Wooden hinges for boxes

I have been making small boxes. I wanted a change in their looks, to incorporate wooden hinges to attach the lids to the box. So I made a little 3-inch long prototype that looks like this:

Prototype of hinge for small wooden box.

I started the process by cutting some hinges by hand, and chopping out the waste. I wanted a more refined look, as a complement to the looks of the boxes. So I tried it using the F3 finger joint template on the Leigh D4R Pro — it was a great excuse to try the F3 on the D4R Pro:

Wooden hinges - cut by hand, and using the Leigh F3 template.

Now that I knew what I wanted, I went about setting up and making a “production run” of several hinges. I start with a wide walnut board in the D4R Pro:

Setup to cut finger joints - these will become wooden hinges.

I tried finger joints in various widths, and finally settled on 5/16-inch wide fingers:

Settling for 5/16" finger joints.

I made sure that the fingers looked good, and that the cut was to the base line:

Checking first set of fingers.

Then I cut the sockets on a second board, and checked the fit. The first cut was a bit tight by about 0.005″ (I use calipers to determine how close I am to the proper fit). So I cut off the fingers, adjusted the eBush to enlarge the sockets and reduce the thickness of the fingers to obtain a better fit. One adjustment, and I dialed in the perfect fit; it is a little loose, by 0.004″ — a perfect fit that allows proper rotation of the hinge:

Dialed in the fit - it is 0.004" loose, and perfect.

I then cut the fingers and sockets on both boards to approximate length at the table saw:

Trimming the fingers to length.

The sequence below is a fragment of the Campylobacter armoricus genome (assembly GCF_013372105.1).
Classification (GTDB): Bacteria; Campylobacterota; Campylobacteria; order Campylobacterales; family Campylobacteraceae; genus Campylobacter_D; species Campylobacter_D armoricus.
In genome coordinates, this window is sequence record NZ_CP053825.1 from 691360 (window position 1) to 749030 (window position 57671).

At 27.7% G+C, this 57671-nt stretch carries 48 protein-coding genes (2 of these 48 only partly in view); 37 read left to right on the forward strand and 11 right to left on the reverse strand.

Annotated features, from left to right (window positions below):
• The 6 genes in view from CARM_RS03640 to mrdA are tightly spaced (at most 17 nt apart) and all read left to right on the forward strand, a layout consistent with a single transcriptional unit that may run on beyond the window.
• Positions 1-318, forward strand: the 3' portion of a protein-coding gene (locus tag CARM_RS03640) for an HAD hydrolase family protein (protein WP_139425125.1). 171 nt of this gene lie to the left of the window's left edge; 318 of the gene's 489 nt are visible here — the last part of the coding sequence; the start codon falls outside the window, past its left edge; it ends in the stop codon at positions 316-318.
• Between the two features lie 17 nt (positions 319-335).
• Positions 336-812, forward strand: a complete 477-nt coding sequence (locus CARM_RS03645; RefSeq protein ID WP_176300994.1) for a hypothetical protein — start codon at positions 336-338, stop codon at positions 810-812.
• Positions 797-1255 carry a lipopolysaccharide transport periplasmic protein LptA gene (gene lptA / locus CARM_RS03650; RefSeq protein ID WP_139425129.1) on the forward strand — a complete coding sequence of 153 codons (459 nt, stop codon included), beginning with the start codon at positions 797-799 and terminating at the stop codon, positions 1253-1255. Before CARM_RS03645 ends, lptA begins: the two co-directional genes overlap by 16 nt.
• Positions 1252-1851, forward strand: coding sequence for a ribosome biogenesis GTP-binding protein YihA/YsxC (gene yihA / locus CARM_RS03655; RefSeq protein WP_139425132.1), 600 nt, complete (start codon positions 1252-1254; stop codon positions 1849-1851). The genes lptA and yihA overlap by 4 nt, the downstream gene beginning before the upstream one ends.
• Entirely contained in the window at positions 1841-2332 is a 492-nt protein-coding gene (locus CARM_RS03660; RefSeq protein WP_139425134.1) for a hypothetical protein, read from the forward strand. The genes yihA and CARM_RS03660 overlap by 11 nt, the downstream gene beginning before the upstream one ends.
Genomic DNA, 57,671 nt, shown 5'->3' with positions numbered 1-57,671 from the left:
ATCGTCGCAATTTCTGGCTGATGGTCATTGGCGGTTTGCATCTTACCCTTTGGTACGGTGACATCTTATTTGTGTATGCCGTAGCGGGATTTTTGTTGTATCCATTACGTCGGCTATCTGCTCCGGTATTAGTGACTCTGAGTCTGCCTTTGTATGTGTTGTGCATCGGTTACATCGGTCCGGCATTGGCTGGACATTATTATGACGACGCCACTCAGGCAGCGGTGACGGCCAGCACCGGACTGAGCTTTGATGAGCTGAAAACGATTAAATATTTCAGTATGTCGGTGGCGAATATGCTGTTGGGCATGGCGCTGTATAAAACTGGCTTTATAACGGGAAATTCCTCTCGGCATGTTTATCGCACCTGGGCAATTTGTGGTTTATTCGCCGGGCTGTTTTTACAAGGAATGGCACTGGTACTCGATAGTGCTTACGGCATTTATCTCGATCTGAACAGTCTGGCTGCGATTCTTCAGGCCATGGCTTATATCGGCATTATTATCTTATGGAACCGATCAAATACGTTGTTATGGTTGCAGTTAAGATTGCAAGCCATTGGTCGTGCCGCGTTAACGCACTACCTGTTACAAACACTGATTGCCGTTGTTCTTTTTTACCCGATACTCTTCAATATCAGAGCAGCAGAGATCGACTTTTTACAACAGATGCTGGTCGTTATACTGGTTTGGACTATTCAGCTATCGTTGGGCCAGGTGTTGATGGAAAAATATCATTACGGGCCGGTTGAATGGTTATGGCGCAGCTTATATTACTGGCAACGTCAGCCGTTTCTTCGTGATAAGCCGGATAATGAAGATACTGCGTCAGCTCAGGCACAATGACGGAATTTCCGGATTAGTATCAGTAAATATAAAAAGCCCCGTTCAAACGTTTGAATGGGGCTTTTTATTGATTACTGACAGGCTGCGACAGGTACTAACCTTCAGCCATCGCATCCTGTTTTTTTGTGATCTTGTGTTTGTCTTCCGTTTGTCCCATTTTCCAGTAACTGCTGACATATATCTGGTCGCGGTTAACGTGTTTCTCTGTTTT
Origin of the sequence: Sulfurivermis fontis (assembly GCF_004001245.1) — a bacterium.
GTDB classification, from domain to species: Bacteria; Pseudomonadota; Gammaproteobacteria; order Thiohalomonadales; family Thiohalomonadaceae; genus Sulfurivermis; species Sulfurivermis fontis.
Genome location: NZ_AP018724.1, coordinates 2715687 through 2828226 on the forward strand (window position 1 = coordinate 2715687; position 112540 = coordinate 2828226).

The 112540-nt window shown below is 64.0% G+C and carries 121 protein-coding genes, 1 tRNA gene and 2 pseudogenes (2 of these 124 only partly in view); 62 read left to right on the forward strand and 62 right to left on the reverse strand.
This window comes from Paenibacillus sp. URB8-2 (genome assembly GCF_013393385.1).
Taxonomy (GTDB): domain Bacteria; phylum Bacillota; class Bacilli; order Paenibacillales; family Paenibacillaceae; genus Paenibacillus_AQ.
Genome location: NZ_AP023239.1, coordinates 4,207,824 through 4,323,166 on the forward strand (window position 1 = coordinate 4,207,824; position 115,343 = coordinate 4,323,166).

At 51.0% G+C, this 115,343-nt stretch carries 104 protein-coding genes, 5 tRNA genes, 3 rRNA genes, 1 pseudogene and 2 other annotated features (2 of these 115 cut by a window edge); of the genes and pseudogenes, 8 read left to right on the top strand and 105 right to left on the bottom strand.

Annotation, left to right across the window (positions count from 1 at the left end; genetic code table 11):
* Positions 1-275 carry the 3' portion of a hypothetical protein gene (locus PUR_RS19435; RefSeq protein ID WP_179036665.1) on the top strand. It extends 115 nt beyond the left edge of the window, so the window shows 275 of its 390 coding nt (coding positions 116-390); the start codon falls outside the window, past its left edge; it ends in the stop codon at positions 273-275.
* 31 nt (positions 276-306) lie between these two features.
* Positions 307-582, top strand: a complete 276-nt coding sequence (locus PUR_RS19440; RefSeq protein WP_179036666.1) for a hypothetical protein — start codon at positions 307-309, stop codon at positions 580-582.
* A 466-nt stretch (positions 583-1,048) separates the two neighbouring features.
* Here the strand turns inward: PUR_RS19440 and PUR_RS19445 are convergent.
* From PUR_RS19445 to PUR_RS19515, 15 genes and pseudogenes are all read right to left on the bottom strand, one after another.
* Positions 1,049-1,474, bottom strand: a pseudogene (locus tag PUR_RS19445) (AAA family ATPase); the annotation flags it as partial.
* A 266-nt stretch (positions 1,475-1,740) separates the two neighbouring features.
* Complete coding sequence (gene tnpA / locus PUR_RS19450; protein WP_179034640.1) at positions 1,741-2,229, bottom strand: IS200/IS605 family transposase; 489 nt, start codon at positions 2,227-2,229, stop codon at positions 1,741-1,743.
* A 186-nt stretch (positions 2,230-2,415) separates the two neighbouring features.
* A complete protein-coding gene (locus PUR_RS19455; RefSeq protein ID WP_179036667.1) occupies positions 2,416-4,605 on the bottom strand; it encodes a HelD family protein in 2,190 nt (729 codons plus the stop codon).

At this point I start to get an idea of the “look” of the hinges:

How will they look?

Another decision: Two sockets and one finger define the short side of the hinge; the short side will be placed on the top surface of the lid:

Trimming individual hinges.

Several blanks are now ready to drill the 1/8″ hole that will accept the oak dowel:

Hinge blanks ready to finish machining.

I made sure the holes are centered edge-to-edge, and along the length of the fingers:

Drilling for hinge pins.

The gnomon in this next photo is 6 inches long:

Ready to shape.

The curvature on the fingers must be smooth and consistent. I achieved this with a cheap four-way file (Note to self: get better files!):

Fine-tuning curvature, to provide turning clearance.

Once assembled with an oak dowel, I rough-shape the ends of each side of the hinge on the band saw:

Trimming to shape.

And I refine the shape using the spindle sander:

Getting the curves just right.

Following some refinement of the shape to achieve a pleasing look, I use the prototype to get similar curves. The process worked! Here is the little prototype again:

The prototype worked!

I have been playing with the shape, but like this one best of all. I will try making some hinges with natural edges, for a more rustic look. Please stand by, as I will be showing the hinges on their respective boxes in future articles.

Al Navas

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  1. says

    Very nice Al!
    What a beautiful little hinge. It leaves me wondering how it will be fitted to the box. Applied externally, inset flush, standing a bit proud like a Greene and Greene joint? All the wondering is because of the rounded ends and surfaces which don’t accommodate you usual 0.0001″ joinery precision. Guess, I’ll wait and see.

    • Al Navas says

      Thanks, Bob! The fitting will be just a simple onlay to both lid and box, using epoxy. I will try it today.